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2011 storm season blog kickoff
It's that time of year again: the central USA's tornado season is already off and running, and so it's time to start thinking and planning for weather expeditions! As I've alluded to in previous posts, this year will mark a radical shift in my own observing operations in that the Great Plains (due to the storm observer traffic crisis) will not be the focus of my tornado/supercell forecasting and travels. The associated traditions of these trips are sadly a thing of the past. Rather, the American Midwest region - generally marked by east of a line situated about 200 miles west of the Mississippi River - will be the 'playing field' for 2011 expeditions. This includes primarily the states of Missouri, Arkansas, Iowa, Tennessee, Illinois, Indiana, Kentucky and Ohio. Nonetheless, I do have at least one Plains guided tour expedition planned for the second week of June - which this sub-blog will cover as well.
The Midwest region is a relatively new and uncharted one in the world of storm observing, and thanks to my new home in the heart of it here in the St. Louis metro, I'm ideally positioned to make it my focus for an extended tornado/severe storm season from March to July (and beyond, as events can happen all year here). Without a dryline, it's a different game here - a challenge in both forecasting and technique I look forward to tackling head-on. At best, I only anticipate a couple of tornado intercepts a year with this new strategy, and a high bust-to-intercept ratio - but the quality, solitude and exclusivity (few to no other storm observers) of the storm observation days will more than make up for the lower numbers.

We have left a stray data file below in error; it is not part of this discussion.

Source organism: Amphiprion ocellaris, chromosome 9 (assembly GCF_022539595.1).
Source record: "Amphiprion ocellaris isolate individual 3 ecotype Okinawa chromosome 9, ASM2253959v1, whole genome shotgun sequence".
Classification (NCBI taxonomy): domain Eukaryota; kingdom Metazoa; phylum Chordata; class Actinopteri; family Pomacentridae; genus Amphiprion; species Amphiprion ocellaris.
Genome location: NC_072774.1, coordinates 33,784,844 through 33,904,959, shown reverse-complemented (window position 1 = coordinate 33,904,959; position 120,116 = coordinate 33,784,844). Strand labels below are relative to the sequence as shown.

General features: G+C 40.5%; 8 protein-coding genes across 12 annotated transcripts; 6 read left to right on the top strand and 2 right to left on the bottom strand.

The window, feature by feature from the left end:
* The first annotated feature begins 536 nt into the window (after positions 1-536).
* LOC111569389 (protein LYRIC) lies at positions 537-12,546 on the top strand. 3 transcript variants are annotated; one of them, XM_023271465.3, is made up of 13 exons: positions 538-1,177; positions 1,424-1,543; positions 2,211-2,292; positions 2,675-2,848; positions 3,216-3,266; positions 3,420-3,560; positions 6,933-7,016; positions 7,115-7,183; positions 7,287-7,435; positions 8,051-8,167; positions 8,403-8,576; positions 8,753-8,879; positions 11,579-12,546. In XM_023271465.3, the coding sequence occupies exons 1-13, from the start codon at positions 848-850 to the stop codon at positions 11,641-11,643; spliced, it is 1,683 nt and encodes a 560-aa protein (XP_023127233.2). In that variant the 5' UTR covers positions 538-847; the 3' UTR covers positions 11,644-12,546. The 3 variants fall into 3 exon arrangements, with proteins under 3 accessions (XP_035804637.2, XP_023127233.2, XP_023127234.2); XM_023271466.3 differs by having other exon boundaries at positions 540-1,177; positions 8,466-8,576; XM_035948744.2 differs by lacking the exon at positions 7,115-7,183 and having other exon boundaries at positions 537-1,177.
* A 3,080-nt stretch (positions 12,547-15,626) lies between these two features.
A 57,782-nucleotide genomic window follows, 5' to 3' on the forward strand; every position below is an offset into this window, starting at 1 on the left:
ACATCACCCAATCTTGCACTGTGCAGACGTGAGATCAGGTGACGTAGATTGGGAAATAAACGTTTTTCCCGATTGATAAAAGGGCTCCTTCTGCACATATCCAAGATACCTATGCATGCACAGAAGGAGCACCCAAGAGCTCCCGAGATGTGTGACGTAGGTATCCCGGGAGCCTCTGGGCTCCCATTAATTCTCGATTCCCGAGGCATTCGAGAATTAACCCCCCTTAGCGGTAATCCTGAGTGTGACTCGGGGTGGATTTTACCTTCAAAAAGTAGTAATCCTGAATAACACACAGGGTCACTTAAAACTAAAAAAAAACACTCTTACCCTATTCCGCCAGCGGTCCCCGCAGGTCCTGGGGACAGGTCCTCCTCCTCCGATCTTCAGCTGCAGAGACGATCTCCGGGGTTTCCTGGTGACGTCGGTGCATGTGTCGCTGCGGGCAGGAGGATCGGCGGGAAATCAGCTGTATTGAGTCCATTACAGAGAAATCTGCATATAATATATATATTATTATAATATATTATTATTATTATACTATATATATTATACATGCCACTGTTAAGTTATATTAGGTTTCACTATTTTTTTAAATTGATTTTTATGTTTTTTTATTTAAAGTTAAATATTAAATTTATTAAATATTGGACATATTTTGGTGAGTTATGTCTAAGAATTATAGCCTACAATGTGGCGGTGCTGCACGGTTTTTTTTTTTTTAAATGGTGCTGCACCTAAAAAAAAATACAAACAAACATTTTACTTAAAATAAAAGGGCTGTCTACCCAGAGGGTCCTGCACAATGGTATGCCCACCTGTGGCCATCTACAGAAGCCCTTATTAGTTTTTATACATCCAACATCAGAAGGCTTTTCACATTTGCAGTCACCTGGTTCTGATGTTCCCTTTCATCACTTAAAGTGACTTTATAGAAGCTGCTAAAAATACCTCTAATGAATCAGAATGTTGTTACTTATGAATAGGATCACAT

So with that said, what do the next couple of weeks hold for Midwestern observing? Let's take a look at some long-range models. A very active jet pattern was seen during late February/first week of March, with a series of strong upper troughs moving through the Midwest. I've already logged two solid storm observation days from these systems on February 27 and March 4. The GFS and ECMWF models show the continuation of an active jet pattern over the central US, though not as amplified - more zonal in nature with small ripples in the flow. These ripples are shown shedding from a strong but de-amplifying trough setting up in the Pacific Ocean next week. Here is the GFS's current take on a system moving through around next Tuesday:
The issue with low-amplitude waves like these is that they tend to 1.) not develop good southerly surface flow to bring deep moisture northward from the Gulf, a critical thing this early in the season; and 2.) not promote surface cyclogenesis and good directional shear in the low levels. Nonetheless, moisture is shown slowly creeping northward toward the southern extent of this upper support - it remains to be seen whether they can sufficiently overlap and bring an observable severe threat. The European model also shows at least one small wave coming through next week, though no major upper trough is depicted by either model in the long-range. In a nutshell, I don't see any major storm observation days ahead for at least a couple of weeks - but as we all know, that can change.